Trump goes on attack: 'It's one big fix'

Posted October 14, 2016 4:37 p.m. EDT
Updated July 13, 2018 1:44 p.m. EDT

— After a week of condemnation and defections by Republican supporters, presidential candidate Donald Trump lashed out at Democratic rival Hillary Clinton and the national media on Friday, blaming them for reports that he groped and made lewd comments about women.

And in language not seen before on the presidential trail, Trump told supporters some of his accusers would not have been attractive enough to merit his attention.

Speaking at a half-full White Oak Amphitheatre in Greensboro, Trump urged supporters to fight back against what he called "one big, ugly lie" perpetrated to defeat his bid for the White House.

"The corrupt media is trying everything in their power to stop our movement," he said. "This is our last chance to save our country and reclaim it for we the people."

In the week since a videotape from 2005 surfaced in which Trump bragged about kissing and touching women, several women have come forward to state that they were on the receiving end of unwanted sexual advances by Trump.

Trump insisted that he doesn't know who four of his accusers are, but criticized the appearances of two of them. One, reporter Natasha Stoynoff, covered the Trump family for People magazine for months - before, she says, Trump attempted to force himself on her in an empty room while his pregnant wife Melania was upstairs changing clothes.

"When you looked at that horrible woman last night, you said, 'I don't think so,'" Trump told the crowd to applause. "I don't think that happened with her and many people, but it's certainly not going to happen with me."

"She’s a liar. She is a liar," he assured the crowd. "Check out her Facebook page. You’ll understand."

Trump also mocked businesswoman Jessica Leeds, who said he groped her on an airplane.

"'He went after me on the plane,'" he said, imitating Leeds. "Yeah. I’m gonna go after her. Believe me, she would not be my first choice. That I can tell you."

The Republican nominee also denied accusations that he had tried to physically intimidate Clinton at their debate last Sunday.

"I’m standing at my podium, and she walks in front of me," he said. "When she walked in front of me, believe me, I wasn’t impressed."

"I'm being viciously attacked by lies and smears," he said. "These stories are total fiction. They're 100 percent made up. They never happened."

Many is attendance agreed with Trump's assessment of the misconduct allegations

"I know that the majority of things that’s being said is not true," said John Witt of Goldsboro. "It’s just the media and other things they put out there."

"Really, what man hasn’t kind of said those things in their life unless they’re like God?" Amarus Titus of Hillsdale said with a laugh.

"I think that’s just a side issue. To me, I look at the overall picture, and he’s a much better candidate," said Carolyn Calvarese of Jamestown. "They’re just sidetracking. They don’t want to get on the issues."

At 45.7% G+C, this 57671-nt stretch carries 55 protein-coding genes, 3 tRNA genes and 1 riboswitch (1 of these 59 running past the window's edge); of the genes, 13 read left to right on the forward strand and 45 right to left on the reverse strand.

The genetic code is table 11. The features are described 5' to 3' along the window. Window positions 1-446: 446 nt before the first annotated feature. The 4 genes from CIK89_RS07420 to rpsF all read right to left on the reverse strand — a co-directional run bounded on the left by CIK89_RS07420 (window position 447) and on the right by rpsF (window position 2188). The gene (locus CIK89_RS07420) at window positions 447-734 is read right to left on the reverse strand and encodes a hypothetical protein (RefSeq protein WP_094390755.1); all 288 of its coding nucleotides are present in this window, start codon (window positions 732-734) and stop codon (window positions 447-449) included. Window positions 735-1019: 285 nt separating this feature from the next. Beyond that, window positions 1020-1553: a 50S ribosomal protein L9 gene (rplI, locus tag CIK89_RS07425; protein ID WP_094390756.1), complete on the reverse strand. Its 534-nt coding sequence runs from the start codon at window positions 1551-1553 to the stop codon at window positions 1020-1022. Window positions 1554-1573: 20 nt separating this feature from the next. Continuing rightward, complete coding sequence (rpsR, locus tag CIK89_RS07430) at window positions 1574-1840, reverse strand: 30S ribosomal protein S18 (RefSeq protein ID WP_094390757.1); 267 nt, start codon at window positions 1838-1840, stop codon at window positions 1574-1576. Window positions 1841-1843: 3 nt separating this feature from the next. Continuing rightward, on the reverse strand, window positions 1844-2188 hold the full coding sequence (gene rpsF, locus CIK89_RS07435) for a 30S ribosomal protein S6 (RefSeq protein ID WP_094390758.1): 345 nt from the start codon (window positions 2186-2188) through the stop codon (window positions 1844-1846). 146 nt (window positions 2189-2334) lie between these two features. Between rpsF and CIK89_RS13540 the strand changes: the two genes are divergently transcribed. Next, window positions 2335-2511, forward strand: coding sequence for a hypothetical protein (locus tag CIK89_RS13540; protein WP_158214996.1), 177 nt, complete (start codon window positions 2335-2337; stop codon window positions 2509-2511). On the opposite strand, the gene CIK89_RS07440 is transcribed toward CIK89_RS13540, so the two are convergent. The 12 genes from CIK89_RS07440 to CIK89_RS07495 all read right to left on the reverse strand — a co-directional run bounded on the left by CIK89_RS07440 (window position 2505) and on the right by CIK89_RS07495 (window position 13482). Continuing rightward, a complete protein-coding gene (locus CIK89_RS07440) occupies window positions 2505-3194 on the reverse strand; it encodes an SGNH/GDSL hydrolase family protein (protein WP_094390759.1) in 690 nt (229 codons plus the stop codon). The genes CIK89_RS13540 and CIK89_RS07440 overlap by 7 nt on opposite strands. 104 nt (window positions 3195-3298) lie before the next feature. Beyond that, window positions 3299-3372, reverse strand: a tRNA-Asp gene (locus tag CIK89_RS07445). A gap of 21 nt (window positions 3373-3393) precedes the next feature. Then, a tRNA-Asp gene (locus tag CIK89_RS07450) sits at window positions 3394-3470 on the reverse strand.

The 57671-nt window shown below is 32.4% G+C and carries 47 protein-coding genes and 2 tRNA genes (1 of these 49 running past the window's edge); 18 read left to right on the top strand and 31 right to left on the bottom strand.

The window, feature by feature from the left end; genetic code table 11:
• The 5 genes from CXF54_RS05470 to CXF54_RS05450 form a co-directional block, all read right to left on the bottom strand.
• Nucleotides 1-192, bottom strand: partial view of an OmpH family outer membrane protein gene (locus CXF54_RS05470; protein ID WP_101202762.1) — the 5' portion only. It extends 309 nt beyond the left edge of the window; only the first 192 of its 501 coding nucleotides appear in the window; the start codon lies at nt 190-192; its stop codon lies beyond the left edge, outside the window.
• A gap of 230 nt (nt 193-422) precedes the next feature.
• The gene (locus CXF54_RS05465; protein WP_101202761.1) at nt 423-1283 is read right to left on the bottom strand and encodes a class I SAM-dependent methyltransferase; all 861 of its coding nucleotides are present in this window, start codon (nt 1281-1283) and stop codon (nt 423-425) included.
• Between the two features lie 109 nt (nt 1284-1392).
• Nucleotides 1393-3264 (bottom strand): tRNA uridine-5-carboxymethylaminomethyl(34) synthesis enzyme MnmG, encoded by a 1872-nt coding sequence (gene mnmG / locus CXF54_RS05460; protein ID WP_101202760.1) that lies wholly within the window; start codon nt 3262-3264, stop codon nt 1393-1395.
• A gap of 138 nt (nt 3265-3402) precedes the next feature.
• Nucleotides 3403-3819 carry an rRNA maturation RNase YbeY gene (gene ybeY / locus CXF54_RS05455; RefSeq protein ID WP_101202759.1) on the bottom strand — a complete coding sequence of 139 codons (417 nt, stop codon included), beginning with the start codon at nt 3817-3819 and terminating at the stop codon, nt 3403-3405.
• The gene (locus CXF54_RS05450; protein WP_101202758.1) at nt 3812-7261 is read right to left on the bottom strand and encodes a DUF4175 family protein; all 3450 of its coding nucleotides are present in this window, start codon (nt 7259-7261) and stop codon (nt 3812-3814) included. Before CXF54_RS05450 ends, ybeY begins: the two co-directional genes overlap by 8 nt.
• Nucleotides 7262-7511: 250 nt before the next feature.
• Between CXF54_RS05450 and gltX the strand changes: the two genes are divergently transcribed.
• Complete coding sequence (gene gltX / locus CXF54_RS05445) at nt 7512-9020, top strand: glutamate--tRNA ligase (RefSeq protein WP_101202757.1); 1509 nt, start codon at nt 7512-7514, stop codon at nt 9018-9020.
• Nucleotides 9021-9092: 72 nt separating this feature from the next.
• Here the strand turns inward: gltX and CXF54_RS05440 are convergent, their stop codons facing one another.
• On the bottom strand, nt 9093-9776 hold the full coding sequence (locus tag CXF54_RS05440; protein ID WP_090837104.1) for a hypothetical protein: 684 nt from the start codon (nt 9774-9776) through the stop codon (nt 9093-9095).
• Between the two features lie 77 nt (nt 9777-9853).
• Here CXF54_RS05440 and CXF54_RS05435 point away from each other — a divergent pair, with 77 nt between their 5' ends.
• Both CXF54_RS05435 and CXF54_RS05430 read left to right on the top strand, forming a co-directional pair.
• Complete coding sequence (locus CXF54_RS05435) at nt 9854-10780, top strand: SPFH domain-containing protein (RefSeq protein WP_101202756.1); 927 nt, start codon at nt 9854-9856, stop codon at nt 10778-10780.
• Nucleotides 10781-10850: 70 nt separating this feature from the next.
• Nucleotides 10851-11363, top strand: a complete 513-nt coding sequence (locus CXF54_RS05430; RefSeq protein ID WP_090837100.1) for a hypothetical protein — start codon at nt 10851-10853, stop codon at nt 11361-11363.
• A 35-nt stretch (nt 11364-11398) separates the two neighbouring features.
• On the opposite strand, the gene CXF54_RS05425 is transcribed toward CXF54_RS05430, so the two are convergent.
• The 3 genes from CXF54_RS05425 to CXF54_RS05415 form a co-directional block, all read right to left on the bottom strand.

Trump, who also was to appear in Charlotte on Friday night, charged that the media is colluding with the Clinton campaign to stoke the fire and keep the story in the headlines, overwhelming "horrible, horrible" details about Clinton in emails obtained by WikiLeaks.

The emails, he said, show how Clinton conspired with the State and Justice departments during the investigation of emails that had been deleted from a private server she used during her time as secretary of state and that she couldn't remember key events or details about her use of the server 21 different times.

As Trump blasted Clinton, the crowd chanted, "Lock her up. Lock her up."

"For what she's done, they should lock her up. It's disgraceful," he said, reiterating his plan to seek another investigation of her missing emails if he's elected. "We also have to investigate the (FBI) investigation itself."

But he fears that the sexual misconduct stories will derail his candidacy, and he said voters need to stand up and make a difference on Election Day.

"We can't let them change the most important election of our lifetime," he said. "Our media is indeed sick. And it’s making our country sick. And we’re going to stop it."

"The process is rigged," he continued. "The whole thing is one big fix."

Advisers had urged Trump to avoid speaking about the controversy, but he said he had to hit back against the allegations before going through his usual campaign talking points: a border wall with Mexico, repealing the Affordable Care Act, renegotiating trade deals, protecting the Second Amendment and cutting taxes.

"I'm taking these slings and arrows for you so we can have our borders, so we can get back our jobs, so we can be a safe nation again," he said. "On Nov. 8, the arrogance of Washington, D.C., will come face to face with the righteous verdict of the American voter. It's time."